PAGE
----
Director: Neil Burger.
Cast: Bradley Cooper, Abbie Cornish, Robert De Niro.
THERE'S a popular myth that we humans only use a small percentage of our brains.
While that myth might be total rubbish, this film is not.
Based on the book The Dark Fields, Limitless explores that myth in stylised but engrossing fashion, with Cooper playing the hapless writer Eddie who manages to unlock the "unused 80 per cent" of his mind.
The trigger is a drug called NZT that Eddie secures from his ex-brother-in-law, and with the NZT kicking through his system suddenly Eddie is finishing that unfinished novel of his in a matter of days, charming women, learning languages and making a killing on the stock market.
But, as with all drugs, there is a comedown - and this one might involve murder.
The premise - even if Mythbusters has already busted it - is a ripper, and the film really pushes the potential of it. What would such a drug do? What would you do while on it? What would happen if you stopped taking it? What if you couldn't get more of it? What if other people took it? What if incredibly dangerous people took it?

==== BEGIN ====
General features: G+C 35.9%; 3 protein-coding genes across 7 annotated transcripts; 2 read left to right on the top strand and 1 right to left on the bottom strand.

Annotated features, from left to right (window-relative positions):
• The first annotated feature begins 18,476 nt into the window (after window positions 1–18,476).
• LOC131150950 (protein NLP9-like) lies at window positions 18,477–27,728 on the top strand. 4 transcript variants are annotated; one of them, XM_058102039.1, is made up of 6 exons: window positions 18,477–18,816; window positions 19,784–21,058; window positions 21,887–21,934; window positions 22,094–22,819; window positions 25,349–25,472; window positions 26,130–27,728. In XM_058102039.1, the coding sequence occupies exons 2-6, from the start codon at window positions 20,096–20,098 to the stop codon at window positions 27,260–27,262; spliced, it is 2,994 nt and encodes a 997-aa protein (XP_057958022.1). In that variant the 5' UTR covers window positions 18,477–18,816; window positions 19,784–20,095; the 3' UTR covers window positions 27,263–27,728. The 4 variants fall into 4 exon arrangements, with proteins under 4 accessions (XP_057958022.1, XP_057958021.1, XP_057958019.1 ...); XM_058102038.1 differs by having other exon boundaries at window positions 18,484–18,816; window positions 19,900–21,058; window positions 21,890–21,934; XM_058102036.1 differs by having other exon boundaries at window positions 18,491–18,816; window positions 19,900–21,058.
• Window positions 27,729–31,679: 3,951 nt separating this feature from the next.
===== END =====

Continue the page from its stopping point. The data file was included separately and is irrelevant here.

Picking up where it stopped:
The film revels in the differences between Eddie being on the drug and off it, switching from the dull blue-gray of Eddie's world without NZT to the shiny, rapidly moving, drug-fuelled existence that comes when he takes the drug. And while Limitless has the substance to match the style, it does seem to go over-the-top with its camera wizardry and CG tweaks to Eddie's hyper-reality, as well as his narration.
Eddie's an interesting character but not one we ever really like, and it's probably only Cooper's sheer force of personality that makes him engaging. His journey and increasing paranoia remain fascinating enough to follow him though, and the film does offer a certain "what if" voyeurism.
There are plenty of thrills, a good sense of momentum, and the script is pretty tight but Limitless really succeeds on the strength of its idea. While it's not that the film-makers do an amazingly stunning job with that idea, it's perhaps more that they don't fumble it at all.